Dow Jumps 41.61 to Post-Crash High on Economic News
The stock market surged to a new post-crash high in active trading Tuesday, after new economic data signaled moderation in the economy and helped ease fears about inflation.
The Dow Jones index of 30 industrials shot up 41.61 points to 2,379.40, the highest level since the Oct. 19, 1987, stock market collapse and well above its previous post-crash high of 2,347.14 on Feb. 7
Tuesday’s move was also the sharpest one-day rise since Oct. 20, 1988. Then the blue chip indicator rose 43.92 points.
In the broader market, advancing issues outnumbered declining ones by about 11 to 5 in nationwide trading of New York Stock Exchange-listed stocks, with 1,047 issues up, 471 down and 464 unchanged.
Share prices leaped at the opening following a sharp rally in the bond market on news that housing starts were down dramatically and consumer prices were in line with expectations.
The Commerce Department reported that housing starts fell 5.4% last month amid rising mortgage rates while applications for building permits plunged 13.7%.
Although the housing numbers raised recession concerns, stock analysts said the market interpreted the report as good news because it signaled a slowing economy that could lead to lower inflation.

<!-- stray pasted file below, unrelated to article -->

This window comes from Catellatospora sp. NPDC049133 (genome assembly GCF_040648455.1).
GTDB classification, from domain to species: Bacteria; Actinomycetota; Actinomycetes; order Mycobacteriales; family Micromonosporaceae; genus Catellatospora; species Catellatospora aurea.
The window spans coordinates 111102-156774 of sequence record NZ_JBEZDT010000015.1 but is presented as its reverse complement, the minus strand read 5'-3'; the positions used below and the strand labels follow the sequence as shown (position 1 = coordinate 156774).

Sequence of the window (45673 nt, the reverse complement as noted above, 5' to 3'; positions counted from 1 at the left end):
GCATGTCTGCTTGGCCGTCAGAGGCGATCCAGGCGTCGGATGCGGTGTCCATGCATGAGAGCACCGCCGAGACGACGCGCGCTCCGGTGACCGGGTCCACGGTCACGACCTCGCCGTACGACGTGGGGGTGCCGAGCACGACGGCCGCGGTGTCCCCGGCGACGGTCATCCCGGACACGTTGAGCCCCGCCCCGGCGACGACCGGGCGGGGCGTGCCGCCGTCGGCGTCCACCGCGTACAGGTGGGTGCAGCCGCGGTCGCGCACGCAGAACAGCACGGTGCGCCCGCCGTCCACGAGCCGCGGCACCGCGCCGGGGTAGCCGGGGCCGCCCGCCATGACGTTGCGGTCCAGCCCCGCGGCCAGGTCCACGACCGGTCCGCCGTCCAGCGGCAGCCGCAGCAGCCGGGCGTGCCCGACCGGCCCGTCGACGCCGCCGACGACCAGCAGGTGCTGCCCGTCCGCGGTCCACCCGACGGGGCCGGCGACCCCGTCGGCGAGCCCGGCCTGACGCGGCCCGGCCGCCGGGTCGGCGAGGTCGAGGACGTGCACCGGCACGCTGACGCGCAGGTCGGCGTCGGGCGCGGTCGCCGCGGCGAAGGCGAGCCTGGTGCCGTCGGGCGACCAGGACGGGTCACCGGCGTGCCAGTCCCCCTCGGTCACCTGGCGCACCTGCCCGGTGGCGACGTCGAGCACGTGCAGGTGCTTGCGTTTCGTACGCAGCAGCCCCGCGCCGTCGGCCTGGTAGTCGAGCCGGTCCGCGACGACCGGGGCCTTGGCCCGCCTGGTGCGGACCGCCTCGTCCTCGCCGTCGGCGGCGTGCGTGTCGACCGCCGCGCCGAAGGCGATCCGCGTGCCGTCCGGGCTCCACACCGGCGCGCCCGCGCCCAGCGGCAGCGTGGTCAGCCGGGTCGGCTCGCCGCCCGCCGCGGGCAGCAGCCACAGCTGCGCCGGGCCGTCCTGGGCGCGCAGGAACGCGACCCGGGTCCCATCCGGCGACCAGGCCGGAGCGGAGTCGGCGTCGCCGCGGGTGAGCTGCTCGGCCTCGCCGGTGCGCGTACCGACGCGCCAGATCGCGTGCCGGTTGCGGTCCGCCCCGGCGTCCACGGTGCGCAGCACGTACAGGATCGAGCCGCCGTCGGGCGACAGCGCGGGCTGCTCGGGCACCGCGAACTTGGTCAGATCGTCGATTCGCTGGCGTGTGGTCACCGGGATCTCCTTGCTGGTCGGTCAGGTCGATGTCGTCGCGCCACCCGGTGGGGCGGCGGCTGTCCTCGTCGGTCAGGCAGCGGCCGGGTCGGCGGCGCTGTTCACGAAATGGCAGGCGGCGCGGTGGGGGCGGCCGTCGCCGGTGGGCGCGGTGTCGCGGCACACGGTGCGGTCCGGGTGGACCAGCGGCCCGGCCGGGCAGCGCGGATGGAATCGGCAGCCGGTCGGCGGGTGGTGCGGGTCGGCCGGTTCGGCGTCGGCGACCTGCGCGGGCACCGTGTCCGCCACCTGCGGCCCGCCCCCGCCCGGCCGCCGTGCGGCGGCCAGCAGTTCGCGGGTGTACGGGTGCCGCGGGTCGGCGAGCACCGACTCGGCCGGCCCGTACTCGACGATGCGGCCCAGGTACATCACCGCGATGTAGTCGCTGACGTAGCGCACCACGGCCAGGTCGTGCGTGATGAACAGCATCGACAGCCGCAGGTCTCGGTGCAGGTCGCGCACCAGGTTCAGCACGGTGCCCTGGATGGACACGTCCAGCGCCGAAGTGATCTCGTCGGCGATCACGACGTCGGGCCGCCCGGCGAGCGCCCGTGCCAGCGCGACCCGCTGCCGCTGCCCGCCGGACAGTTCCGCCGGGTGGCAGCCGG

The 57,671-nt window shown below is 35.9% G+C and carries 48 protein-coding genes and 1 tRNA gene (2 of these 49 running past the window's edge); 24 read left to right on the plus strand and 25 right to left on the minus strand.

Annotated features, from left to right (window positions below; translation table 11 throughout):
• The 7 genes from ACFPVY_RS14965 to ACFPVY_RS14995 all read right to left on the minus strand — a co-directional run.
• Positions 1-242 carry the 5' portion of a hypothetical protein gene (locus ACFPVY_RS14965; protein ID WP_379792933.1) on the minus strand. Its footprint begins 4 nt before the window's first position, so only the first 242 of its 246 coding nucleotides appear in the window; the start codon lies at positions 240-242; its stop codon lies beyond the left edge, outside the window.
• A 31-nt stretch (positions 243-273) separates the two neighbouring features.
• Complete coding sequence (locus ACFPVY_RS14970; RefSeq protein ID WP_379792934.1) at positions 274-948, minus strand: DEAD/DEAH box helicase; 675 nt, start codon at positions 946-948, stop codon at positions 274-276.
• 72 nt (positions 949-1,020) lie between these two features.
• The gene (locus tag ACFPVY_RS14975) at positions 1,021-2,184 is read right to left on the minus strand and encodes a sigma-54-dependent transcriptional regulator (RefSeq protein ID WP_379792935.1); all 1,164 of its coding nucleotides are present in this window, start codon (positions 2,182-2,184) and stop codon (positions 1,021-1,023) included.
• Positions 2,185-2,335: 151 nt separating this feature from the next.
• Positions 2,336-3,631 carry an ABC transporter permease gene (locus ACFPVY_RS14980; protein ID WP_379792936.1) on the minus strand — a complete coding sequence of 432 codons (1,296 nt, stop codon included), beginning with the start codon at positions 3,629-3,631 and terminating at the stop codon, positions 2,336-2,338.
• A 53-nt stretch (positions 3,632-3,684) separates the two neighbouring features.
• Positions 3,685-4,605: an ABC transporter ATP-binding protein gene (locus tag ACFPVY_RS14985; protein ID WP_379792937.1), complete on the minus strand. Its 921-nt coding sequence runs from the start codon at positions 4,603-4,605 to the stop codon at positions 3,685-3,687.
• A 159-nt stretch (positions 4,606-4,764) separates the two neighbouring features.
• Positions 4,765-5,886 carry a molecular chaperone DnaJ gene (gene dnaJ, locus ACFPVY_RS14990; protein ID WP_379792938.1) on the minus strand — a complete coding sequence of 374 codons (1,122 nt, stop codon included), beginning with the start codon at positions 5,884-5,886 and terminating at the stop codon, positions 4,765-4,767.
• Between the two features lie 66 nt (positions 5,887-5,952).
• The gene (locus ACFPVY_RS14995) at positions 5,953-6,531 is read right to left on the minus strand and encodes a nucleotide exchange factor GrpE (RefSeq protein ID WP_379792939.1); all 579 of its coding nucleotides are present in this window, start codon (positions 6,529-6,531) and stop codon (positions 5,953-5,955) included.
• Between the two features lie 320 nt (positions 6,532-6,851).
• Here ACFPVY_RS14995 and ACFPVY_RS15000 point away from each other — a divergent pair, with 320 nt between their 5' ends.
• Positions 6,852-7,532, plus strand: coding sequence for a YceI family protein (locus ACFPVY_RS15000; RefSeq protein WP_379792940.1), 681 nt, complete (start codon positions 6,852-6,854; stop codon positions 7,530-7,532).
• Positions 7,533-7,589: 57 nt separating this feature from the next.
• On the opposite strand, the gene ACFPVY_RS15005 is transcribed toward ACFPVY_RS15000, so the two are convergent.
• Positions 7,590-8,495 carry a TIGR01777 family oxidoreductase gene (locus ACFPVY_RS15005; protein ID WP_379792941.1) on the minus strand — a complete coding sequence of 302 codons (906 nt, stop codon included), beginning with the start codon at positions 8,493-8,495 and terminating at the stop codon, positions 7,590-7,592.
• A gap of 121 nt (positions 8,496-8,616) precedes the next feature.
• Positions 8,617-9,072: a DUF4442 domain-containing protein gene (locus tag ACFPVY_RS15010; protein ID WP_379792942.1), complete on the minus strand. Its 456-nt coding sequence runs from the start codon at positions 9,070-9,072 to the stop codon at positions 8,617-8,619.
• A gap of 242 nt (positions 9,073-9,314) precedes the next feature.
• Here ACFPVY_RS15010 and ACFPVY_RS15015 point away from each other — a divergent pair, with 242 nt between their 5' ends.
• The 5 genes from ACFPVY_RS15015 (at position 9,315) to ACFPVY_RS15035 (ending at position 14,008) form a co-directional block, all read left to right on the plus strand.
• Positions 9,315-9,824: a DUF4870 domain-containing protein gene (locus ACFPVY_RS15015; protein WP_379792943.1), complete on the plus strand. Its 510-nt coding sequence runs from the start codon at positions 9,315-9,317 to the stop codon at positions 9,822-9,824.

Consumer prices jumped 0.5% in March, slightly below market expectations of about 0.6%, according to a report from the Labor Department. “The number was not better than expected but within expectations,” said Jack Garry, equity analyst with Butcher & Singer Inc. “The market is still concerned about inflation but the figures were encouraging. The economy appears to be headed in the right direction.”
The reports also raised the prospect that the Federal Reserve would avert further credit tightening.
“The rise in the bond market and decline in interest rates suggests at a minimum that the Federal Reserve is not going to tighten credit further and . . . is going to be under pressure to lean in the other direction, that is, ease monetary policy,” said Hugh Johnson, senior vice president at First Albany Corp.
Volume on the floor of the Big Board came to 208.65 million shares, up from 128.4 million in Monday’s session.
Nationwide, consolidated volume in NYSE-listed issues, including trades in those stocks on regional exchanges and in the over-the-counter market, totaled 247.057 million shares.
Among actively traded issues on the NYSE, Northwest Airlines rose 7 1/8 to 97 3/8 after its parent company announced that it might sell the nation’s fourth-largest airline, amid takeover threats from billionaire oilman Marvin Davis and others.
Prime Motor Inns, which agreed to acquire Ramada’s hotel franchise, rose 2 1/2 to 28 1/4, while Ramada fell 3/4 to 11 3/8. Citicorp gained 1 1/8 to 30 1/4 and Wells Fargo rose 2 to 70 7/8.
K mart closed down 1 1/8 at 38 1/8 after a disappointing earnings forecast and Lockheed fell 1/8 to 45 3/4.
Standard & Poor’s industrial index rose 4.86 to 352.87, and S&P;'s 500-stock composite index gained 4.30 to 301.02.
The NASDAQ composite index for the over-the-counter market rose 2.96 to 420.81. At the American Stock Exchange, the market-value index closed at 339.20, up 2.98.